Links Between Behavior Change Techniques and Mechanisms of Action

An Expert Consensus Study

Lauren E Connell, Rachel N Carey, Marijn de Bruin, Alexander J Rothman, Marie Johnston, Michael P Kelly, Susan Michie (Corresponding Author)

Research output: Contribution to journalArticle

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Abstract

Background: Understanding the mechanisms through which behavior change techniques (BCTs) can modify behavior is important for the development and evaluation of effective behavioral interventions. To advance the field, we require a shared knowledge of the mechanisms of action (MoAs) through which BCTs may operate when influencing behavior.

Purpose: To elicit expert consensus on links between BCTs and MoAs.

Methods: In a modified Nominal Group Technique study, 105 international behavior change experts rated, discussed, and rerated links between 61 frequently used BCTs and 26 MoAs. The criterion for consensus was that at least 80 per cent of experts reached agreement about a link. Heat maps were used to present the data relating to all possible links.

Results: Of 1,586 possible links (61 BCTs × 26 MoAs), 51 of 61 (83.6 per cent) BCTs had a definite link to one or more MoAs (mean [SD] = 1.44 [0.96], range = 1-4), and 20 of 26 (76.9 per cent) MoAs had a definite link to one or more BCTs (mean [SD] = 3.27 [2.91], range = 9). Ninety (5.7 per cent) were identified as "definite" links, 464 (29.2 per cent) as "definitely not" links, and 1,032 (65.1 per cent) as "possible" or "unsure" links. No "definite" links were identified for 10 BCTs (e.g., "Action Planning" and "Behavioural Substitution") and for six MoAs (e.g., "Needs" and "Optimism").

Conclusions: The matrix of links between BCTs and MoAs provides a basis for those developing and synthesizing behavioral interventions. These links also provide a framework for specifying empirical tests in future studies.

Original languageEnglish
Pages (from-to)708-720
Number of pages13
JournalAnnals of Behavioral Medicine
Volume53
Issue number8
Early online date19 Nov 2018
DOIs
Publication statusPublished - Aug 2019

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Keywords

  • behavior change
  • theory
  • methodology
  • behavior change technique
  • mechanism of action
  • expert consensus

Cite this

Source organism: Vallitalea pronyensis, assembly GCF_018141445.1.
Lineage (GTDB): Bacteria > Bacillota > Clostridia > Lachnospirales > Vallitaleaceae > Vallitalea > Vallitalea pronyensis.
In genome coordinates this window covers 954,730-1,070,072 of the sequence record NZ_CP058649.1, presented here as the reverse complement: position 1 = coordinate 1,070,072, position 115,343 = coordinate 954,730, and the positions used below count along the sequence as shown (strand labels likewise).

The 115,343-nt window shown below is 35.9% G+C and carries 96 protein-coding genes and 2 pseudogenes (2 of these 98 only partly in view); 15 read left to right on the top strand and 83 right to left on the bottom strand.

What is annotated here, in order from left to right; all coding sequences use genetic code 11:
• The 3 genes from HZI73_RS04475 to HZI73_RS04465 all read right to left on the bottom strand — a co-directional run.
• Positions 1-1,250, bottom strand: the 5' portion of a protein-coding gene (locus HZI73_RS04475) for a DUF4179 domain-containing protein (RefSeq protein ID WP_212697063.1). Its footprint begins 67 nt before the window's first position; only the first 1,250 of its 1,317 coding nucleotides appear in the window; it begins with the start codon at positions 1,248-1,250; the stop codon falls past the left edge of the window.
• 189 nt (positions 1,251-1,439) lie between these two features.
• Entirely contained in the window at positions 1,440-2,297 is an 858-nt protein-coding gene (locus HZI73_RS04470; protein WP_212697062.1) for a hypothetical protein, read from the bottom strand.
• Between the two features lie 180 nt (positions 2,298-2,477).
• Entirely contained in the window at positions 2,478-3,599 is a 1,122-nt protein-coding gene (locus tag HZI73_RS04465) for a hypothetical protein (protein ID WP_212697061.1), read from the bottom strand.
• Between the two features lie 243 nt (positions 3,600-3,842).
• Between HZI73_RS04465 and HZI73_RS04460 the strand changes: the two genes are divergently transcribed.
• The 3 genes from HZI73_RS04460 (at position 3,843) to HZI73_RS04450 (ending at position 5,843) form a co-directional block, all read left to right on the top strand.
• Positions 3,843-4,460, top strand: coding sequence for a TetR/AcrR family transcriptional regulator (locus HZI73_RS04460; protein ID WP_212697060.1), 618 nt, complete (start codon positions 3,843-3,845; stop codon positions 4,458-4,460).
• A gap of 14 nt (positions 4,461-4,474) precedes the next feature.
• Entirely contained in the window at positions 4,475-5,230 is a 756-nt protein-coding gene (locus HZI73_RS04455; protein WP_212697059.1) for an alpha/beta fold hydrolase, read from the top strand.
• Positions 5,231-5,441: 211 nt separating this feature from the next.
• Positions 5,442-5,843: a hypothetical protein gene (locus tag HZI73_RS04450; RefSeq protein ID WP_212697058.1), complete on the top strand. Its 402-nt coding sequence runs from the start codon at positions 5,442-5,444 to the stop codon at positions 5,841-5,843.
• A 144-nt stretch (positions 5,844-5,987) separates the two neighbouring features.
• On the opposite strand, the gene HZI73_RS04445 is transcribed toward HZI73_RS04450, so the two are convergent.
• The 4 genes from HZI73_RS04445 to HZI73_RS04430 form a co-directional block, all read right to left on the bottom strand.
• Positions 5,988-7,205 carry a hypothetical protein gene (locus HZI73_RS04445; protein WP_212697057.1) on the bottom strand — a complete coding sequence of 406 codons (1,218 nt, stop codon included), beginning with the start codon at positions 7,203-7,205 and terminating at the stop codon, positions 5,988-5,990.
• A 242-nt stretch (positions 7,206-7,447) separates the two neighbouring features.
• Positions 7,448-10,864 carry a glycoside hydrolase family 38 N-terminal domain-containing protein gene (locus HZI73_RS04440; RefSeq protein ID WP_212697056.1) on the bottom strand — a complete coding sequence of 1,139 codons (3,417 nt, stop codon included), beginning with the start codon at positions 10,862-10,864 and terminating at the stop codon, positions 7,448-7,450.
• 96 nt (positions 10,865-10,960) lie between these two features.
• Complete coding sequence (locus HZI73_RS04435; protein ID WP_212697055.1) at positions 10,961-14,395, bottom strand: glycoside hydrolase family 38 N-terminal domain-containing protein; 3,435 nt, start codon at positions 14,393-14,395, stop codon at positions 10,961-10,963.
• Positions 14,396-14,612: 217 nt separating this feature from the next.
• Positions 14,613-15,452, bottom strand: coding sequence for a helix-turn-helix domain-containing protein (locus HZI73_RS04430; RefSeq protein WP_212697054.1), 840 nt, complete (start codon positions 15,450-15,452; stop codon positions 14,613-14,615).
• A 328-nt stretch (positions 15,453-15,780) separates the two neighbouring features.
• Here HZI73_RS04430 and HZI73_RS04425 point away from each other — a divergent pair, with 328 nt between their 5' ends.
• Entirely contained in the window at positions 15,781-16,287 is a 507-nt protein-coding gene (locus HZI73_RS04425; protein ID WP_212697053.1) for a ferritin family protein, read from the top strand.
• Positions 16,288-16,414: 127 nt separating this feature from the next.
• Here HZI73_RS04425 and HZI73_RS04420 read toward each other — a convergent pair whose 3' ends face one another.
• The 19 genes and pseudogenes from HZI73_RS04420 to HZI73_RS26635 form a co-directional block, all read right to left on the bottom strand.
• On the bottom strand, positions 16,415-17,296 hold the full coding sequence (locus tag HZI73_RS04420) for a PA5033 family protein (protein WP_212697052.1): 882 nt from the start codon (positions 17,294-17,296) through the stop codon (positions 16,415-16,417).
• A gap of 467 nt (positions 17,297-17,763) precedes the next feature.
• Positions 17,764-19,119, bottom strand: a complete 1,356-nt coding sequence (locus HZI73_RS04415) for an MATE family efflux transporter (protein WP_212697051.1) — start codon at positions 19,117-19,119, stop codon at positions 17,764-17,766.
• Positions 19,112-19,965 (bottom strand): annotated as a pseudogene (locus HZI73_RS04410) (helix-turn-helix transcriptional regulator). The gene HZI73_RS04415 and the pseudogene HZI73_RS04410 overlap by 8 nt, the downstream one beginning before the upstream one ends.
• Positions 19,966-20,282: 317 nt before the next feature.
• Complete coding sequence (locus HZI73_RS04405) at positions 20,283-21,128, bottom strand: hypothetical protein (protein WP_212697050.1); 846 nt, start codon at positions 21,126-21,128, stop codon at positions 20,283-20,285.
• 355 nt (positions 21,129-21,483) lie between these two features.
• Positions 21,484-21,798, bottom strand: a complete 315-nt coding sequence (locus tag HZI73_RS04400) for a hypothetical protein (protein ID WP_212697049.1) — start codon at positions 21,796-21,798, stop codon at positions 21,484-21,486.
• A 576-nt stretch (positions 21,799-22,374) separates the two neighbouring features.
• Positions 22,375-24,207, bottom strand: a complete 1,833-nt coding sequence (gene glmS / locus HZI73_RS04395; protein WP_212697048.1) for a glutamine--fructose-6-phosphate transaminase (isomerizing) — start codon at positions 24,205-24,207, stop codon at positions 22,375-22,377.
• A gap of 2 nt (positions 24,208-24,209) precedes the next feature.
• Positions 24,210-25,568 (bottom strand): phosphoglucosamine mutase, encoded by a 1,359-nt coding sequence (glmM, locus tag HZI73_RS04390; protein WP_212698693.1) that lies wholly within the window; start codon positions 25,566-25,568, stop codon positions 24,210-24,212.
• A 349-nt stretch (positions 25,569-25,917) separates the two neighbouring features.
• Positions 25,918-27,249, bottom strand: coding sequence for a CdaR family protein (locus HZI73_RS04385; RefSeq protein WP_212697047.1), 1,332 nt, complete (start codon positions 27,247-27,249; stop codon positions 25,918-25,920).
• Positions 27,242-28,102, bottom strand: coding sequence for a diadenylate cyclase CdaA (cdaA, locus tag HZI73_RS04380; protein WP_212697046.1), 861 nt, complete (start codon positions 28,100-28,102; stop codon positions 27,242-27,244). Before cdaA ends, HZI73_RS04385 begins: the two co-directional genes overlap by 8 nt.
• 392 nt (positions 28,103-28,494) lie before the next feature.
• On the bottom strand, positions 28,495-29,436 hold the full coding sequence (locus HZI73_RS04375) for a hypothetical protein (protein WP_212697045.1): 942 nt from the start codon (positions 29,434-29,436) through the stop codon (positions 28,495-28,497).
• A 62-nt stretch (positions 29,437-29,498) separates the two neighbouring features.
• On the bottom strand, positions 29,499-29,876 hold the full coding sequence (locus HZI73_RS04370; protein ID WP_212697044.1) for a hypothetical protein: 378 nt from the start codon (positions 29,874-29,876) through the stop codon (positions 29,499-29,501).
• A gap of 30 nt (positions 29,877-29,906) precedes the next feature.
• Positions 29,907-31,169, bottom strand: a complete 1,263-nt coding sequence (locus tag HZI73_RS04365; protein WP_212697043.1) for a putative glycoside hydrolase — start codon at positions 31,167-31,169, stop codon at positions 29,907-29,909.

Links Between Behavior Change Techniques and Mechanisms of Action : An Expert Consensus Study. / Connell, Lauren E; Carey, Rachel N; de Bruin, Marijn; Rothman, Alexander J; Johnston, Marie; Kelly, Michael P; Michie, Susan (Corresponding Author).

In: Annals of Behavioral Medicine, Vol. 53, No. 8, 08.2019, p. 708-720.

Research output: Contribution to journalArticle

Connell, Lauren E ; Carey, Rachel N ; de Bruin, Marijn ; Rothman, Alexander J ; Johnston, Marie ; Kelly, Michael P ; Michie, Susan. / Links Between Behavior Change Techniques and Mechanisms of Action : An Expert Consensus Study. In: Annals of Behavioral Medicine. 2019 ; Vol. 53, No. 8. pp. 708-720.
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note = "We would like to express our gratitude to all of the experts in behavior change theory and interventions who participated in this study, and to all the researchers, particularly Hilary Groarke who assisted in the preparation of figures. Support for the preparation of this manuscript was also supported by T32 HL076134 (Connell). This research is funded by UK Medical Research Council grant number MR/L011115/1.",
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AU - Connell, Lauren E

AU - Carey, Rachel N

AU - de Bruin, Marijn

AU - Rothman, Alexander J

AU - Johnston, Marie

AU - Kelly, Michael P

AU - Michie, Susan

N1 - We would like to express our gratitude to all of the experts in behavior change theory and interventions who participated in this study, and to all the researchers, particularly Hilary Groarke who assisted in the preparation of figures. Support for the preparation of this manuscript was also supported by T32 HL076134 (Connell). This research is funded by UK Medical Research Council grant number MR/L011115/1.

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N2 - Background: Understanding the mechanisms through which behavior change techniques (BCTs) can modify behavior is important for the development and evaluation of effective behavioral interventions. To advance the field, we require a shared knowledge of the mechanisms of action (MoAs) through which BCTs may operate when influencing behavior.Purpose: To elicit expert consensus on links between BCTs and MoAs.Methods: In a modified Nominal Group Technique study, 105 international behavior change experts rated, discussed, and rerated links between 61 frequently used BCTs and 26 MoAs. The criterion for consensus was that at least 80 per cent of experts reached agreement about a link. Heat maps were used to present the data relating to all possible links.Results: Of 1,586 possible links (61 BCTs × 26 MoAs), 51 of 61 (83.6 per cent) BCTs had a definite link to one or more MoAs (mean [SD] = 1.44 [0.96], range = 1-4), and 20 of 26 (76.9 per cent) MoAs had a definite link to one or more BCTs (mean [SD] = 3.27 [2.91], range = 9). Ninety (5.7 per cent) were identified as "definite" links, 464 (29.2 per cent) as "definitely not" links, and 1,032 (65.1 per cent) as "possible" or "unsure" links. No "definite" links were identified for 10 BCTs (e.g., "Action Planning" and "Behavioural Substitution") and for six MoAs (e.g., "Needs" and "Optimism").Conclusions: The matrix of links between BCTs and MoAs provides a basis for those developing and synthesizing behavioral interventions. These links also provide a framework for specifying empirical tests in future studies.

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